Kindness wasn’t just a slogan but a way of life recently at Silas Wood Sixth Grade Center in Huntington Station.
Participating in The Great Kindness Challenge, a national campaign to encourage children and their families to treat people with more compassion, the sixth-graders spent a week learning their lessons infused with ways to be kind. The week culminated in a gigantic book donation, with kids toting in nearly 5,000 books that will go The Book Fairies in Freeport, and then distributed to those in need.
Four members of the school’s student council–Brooke, Matt, Anna and Erin–described the positive experiences of thinking more about classmates and ensuring that no child felt left out of friendship.
Matt said, “Most kids come off as rude. They don’t try to say anything to anyone,” under normal circumstances.
But Erin and the other three saw a change during the kindness challenge.
“I could see a difference in the hall,” she said.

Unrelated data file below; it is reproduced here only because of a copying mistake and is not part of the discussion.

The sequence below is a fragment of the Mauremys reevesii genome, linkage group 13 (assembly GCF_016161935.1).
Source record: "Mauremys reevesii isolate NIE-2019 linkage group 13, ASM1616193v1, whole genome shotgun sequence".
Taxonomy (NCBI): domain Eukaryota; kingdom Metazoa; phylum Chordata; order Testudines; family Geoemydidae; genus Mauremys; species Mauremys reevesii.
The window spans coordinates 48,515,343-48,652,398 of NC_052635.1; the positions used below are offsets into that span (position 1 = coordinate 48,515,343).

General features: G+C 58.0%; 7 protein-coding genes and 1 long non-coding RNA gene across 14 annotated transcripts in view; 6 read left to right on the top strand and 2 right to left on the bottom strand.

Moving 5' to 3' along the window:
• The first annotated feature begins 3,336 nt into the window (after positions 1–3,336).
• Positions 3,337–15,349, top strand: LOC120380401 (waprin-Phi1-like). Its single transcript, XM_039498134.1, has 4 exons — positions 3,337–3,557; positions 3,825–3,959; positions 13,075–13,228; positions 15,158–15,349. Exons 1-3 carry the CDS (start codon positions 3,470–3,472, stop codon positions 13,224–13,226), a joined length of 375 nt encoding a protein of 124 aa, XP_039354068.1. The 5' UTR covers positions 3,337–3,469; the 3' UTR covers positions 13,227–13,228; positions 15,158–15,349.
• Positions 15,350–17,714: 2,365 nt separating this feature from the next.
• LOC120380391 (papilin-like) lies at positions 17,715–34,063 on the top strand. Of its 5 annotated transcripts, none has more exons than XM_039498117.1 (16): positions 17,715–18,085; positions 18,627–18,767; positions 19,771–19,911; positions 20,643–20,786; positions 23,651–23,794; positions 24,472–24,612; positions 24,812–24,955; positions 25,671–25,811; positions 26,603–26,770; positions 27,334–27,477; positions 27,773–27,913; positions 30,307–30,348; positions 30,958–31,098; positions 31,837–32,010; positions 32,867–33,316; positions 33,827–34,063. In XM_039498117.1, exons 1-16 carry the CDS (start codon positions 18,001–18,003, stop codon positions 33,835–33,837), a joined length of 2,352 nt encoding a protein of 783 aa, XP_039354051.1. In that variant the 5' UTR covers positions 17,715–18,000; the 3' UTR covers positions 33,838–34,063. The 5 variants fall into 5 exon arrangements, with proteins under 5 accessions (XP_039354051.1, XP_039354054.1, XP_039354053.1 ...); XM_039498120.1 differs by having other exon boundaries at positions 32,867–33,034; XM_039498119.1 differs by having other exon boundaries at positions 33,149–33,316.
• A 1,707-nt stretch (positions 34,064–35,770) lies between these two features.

“No one was talking to new people,” Anna said. Kindness week, “Made someone’s day a little brighter.”
“This gave people who are sad something to look forward to,” Brooke said.
The week incorporated such activities as dressing up as characters from their favorite books. “We feel better on dress-up days,” Erin said.
Walt Whitman High School’s Wildcat mascot participated in some activities, which made the students very happy, Anna said.
The week included a guest assembly speaker who talked about losing a child but fired up the students to appreciate others and to help out those in need.
When it came time to donate books, the speaker was a key motivator, the students said. That led to the students eagerly digging into their stash of books, with mixed responses from their parents, they said.
“I was trying to get rid of my childhood books,” Matt said, but his mother didn’t want to give them all up. “I told her, ‘Mom, you’re a hoarder’,” Matt said. Others gave up favorite books or in some cases, books they hadn’t read because they had so many others.
Asked about the value of the campaign, Principal Stephen Toto said, “They appreciate each other, I think, a little bit more. They have a sense of satisfaction that they’re making someone else feel better, feel good about themselves, as well as receiving notes and compliments about themselves from their classmates, from their teachers, which also made them feel really good about themselves.”
The students drew on a checklist of 50 suggestions on ways to be kind, to other students, teachers and other staff in the building.